As an expat, your circumstances are likely to change more often than if you were in your home country. Clear financial advice and planning means that expatriate life is without worry and that your future is taken care of.
Financial planning requirements vary from country to country and expatriates living in Spain may need to allocate their investments in a different way. These are the elements that make expatriate financial planning different.
One of the first financial steps when relocating abroad may involve exchanging currency to that of the new country. It is important to search around for the best deal at both banks and specialist currency dealers.
If an income is received from another country in another currency, it will need to be exchanged into the currency of new country. The impact of a regular currency conversion can leave a person exposed. Currencies move quickly and often; it may be necessary to “forward book” some of the currency exchanging to fix the rate of exchange.
When it comes to arranging savings and investments, different currencies also need to be taken into consideration. In principle, if the investments are generating income used to live on, they should be in the same currency as the expenditure.
Regardless of the country of residence, an amount of cash should be instantly available for emergencies. In the case of expatriates, this fund needs to be higher because inevitably additional trips back home are required (for example, trips to see ailing and infirm relatives). The amount required depends on individual circumstances and a financial adviser takes this into account when financial planning.
Expatriates need a bank account in more than one country; a local bank account is required in the local currency. It is also often necessary to retain a bank account for residual issues in the home country.
Choosing a bank
Some banks are available in Spain and other countries (for example Santander and HSBC) which could make it the preferred choice; a bank might be chosen because it has a conveniently located branch and cash-machine. Banking regulation differs between countries which require extra vigilance (the Spanish Cajas and the German Landesbanks may be examples of this in the future).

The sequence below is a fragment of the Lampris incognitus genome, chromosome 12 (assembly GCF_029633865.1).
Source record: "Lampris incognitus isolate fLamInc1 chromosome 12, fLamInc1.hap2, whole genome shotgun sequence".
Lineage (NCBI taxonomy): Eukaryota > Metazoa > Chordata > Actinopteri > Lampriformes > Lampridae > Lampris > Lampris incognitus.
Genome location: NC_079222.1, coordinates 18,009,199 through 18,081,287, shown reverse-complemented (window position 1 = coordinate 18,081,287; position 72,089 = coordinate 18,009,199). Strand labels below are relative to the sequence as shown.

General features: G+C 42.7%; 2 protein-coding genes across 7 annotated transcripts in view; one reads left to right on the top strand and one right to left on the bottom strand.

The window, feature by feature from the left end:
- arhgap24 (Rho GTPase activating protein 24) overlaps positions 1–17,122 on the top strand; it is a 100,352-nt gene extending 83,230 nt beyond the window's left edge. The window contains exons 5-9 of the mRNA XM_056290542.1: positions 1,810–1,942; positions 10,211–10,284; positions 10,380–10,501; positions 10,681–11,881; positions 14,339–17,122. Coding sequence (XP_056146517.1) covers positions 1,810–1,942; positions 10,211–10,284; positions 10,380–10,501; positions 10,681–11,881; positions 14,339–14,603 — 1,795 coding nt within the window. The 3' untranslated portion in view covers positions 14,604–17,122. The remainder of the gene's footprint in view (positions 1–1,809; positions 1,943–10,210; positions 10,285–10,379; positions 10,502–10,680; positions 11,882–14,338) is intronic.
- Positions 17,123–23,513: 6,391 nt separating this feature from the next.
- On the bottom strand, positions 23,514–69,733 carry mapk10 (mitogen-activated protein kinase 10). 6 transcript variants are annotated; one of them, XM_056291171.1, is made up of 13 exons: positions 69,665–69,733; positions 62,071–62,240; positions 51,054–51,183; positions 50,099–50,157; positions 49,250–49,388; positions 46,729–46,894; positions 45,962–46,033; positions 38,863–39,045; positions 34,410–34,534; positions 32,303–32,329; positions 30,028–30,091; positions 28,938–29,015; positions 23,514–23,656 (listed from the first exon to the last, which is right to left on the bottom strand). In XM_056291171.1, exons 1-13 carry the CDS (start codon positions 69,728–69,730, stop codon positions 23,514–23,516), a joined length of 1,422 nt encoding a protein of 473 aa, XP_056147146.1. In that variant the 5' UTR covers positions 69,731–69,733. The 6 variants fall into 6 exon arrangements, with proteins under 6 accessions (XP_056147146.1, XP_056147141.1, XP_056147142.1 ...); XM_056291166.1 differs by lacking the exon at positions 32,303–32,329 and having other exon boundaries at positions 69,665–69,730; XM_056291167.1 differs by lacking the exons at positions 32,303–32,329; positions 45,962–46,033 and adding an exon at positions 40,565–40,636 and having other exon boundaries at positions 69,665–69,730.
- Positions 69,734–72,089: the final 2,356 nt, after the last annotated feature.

With double taxation agreements between, for example, the UK and Spain, it must be determined in which country tax is paid. This involves definitions of “residence” and “domicile”. In a home country these are likely to be the same but after relocating, they may be different. Inheritance tax is different and it is easy to be caught in two tax regimes.
A recent survey found that the highest concern for expatriates is to ensure that they have enough funds for retirement. If retiring in a new country there are many factors to take into account such as what to do with a pension from another.
Many British expatriates state that the health care in Spain is as good as the UK. However, despite this many of them return to the UK in later years due to health problems. It is worthwhile to look into the Spanish state health care; additional health care cover may be required.
If children are involved in a family move to a new country, schooling is a concern. Many countries have a requirement to pay towards education costs. School fees might be required to educate children at an international school. There is also the option of boarding school (this is an expensive option).